ficulties with members' academic
Newly elected officers of the Ameri- records.
.c o.l nIn addition to the service offered
can Society of Mechanical Engineers through the plan during rushing, it
elected in a meeting at the Union is intended to continue Council-fra-
last night are Paul A. Johnson, '41E, ternity cooperation in the field of
president; Sabin Crocker, '40E, vice- scholarship throughout the period of
president; Joseph M. Hallissy, '42E, pledgeship, he said. Under the work-
ings of the new system, Lucas ex-
secretary; James M. Eastman, '41E, plained, the Council will collect marks
treasurer; John O. Tietjen, '41E, en- and comments from professors for
gineering council representative, and 1 every pledge at the end of the five-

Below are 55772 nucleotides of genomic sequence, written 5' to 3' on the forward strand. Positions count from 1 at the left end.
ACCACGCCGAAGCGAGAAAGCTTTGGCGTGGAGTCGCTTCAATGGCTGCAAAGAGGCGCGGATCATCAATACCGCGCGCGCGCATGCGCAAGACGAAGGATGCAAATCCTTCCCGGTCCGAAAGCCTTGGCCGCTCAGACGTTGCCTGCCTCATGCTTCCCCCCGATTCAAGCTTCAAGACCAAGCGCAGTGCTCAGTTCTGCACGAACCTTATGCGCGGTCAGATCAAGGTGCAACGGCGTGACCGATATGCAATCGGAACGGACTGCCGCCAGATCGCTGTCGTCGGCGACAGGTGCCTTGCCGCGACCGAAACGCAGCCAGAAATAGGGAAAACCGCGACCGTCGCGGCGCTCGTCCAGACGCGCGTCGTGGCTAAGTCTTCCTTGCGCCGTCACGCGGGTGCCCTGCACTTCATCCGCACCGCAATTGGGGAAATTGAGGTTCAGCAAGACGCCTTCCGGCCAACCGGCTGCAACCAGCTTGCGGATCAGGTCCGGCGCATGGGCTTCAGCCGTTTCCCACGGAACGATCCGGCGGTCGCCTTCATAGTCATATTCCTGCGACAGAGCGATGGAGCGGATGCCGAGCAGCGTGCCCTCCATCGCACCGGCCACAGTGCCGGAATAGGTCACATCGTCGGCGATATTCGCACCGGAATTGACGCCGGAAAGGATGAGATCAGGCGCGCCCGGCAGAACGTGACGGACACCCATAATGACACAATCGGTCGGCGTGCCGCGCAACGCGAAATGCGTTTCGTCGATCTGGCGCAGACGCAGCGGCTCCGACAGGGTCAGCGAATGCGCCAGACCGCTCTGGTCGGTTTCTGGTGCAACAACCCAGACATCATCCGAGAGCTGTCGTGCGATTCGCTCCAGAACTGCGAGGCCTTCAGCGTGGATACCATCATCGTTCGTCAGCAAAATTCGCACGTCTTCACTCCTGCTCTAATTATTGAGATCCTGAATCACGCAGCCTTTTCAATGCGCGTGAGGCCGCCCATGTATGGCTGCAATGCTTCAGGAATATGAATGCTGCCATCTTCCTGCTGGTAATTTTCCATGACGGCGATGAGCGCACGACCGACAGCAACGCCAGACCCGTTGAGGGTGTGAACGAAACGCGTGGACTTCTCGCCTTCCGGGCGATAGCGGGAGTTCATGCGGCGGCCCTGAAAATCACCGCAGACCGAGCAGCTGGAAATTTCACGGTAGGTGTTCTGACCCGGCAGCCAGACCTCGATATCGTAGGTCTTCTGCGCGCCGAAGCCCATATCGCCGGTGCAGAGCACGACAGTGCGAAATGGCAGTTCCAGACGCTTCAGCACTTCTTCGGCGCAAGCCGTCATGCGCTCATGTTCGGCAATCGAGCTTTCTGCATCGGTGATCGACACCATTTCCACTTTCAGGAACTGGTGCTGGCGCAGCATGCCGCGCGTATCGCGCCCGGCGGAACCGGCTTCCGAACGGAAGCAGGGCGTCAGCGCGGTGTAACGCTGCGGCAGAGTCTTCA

Prof. Edward T. Vincent, faculty ad- weeks and ten-weeks periods.
viser.
Speaker for the evening was Tom Dr. Shyrock To Lecture
Jeffords, chairman-elect of the De-
troit senior section, who spoke on the Dr. Richard Harrison Shyrock of
opportunities of the junior section. the University of Pennsylvania will
Retiring president Albert L. Fur- deliver a lecture today on "Cults and
man, '40E, was presented with a book Quakery in American Medical His-
from his associates. This meeting tory" at 4:15 p.m. today in the Rack-
concludes ASME activity for the year. ham Lecture Hall.
Foreign War Prevents Reduction
Of U.S. Gold, Prof. Simmons Says

The Netherlands and Luxembourg
and into Northern France may have
been slowed down.
4. Battice, the last of the great
forts of Belgium's Liege defenses,
fell to the Germans after a 20-min-
ute air and artillery assault.
5. The Allies recaptured Arras and
Abbeville, the latter the nearest
point reached by the Germans in
their channel drive, and took their
main stand to halt the Nazis on a
new 200-mile Allied line along the
Somme and Aisne rivers.
Rumania Adds 300,000 Men
6. Rumania called up 300,000 re-
serves and rushed most of them to
the Russian frontier in fear of an
impending Soviet march into Bess-